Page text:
Even though we think of mastitis more as a milk disease, beef producers must remain aware of the condition of their livestock.
With higher milk production and cows being held in groups for longer, these two factors have a tendency to increase the incidence of mastitis.
Cases of mastitis can burn during long periods of dry cattle (not raising calves) and flare up during calving.
Mastitis or inflammation of the mammary glands causes swelling in the infected area along with heat and pain. Affected cows may have a road that is guarded because of pain. If the infection is severe or when more than a quarter is involved, the cow may have a fever (fever) and depression. The sooner we start treatment, the better.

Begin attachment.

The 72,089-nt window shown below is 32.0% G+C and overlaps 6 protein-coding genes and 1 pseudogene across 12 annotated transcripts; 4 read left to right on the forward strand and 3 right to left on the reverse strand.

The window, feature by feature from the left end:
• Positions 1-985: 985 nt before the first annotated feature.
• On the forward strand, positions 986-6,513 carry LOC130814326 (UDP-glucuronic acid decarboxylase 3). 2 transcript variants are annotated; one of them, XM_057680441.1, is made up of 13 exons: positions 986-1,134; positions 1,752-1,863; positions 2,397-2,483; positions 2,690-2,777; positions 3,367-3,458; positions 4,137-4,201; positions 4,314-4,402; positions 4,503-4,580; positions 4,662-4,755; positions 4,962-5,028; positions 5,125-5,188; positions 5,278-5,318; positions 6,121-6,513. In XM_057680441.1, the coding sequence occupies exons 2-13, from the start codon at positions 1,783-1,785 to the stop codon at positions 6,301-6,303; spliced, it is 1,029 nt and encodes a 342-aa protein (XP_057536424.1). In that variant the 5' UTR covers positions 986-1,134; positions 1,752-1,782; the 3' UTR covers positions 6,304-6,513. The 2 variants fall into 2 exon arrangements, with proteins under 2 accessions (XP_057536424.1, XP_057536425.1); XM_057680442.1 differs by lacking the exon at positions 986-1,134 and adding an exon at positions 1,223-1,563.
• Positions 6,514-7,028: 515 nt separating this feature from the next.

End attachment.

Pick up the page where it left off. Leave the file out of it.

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Dismantling (milking) infected milk together with systemic antibiotics such as penicillin and non-steroidal anti-inflammatory drugs (NSAIDs) and treatment with approved products into the udder is my preferred method. This has the greatest chance of success.
If in the stripping quarter you detect air, this is often a serious infection. Bacteria produce gas with poison and can be life threatening. Unlike dairy cows where we have to consider milk withdrawal, this is not a problem with beef cattle so using dry cow care is an option.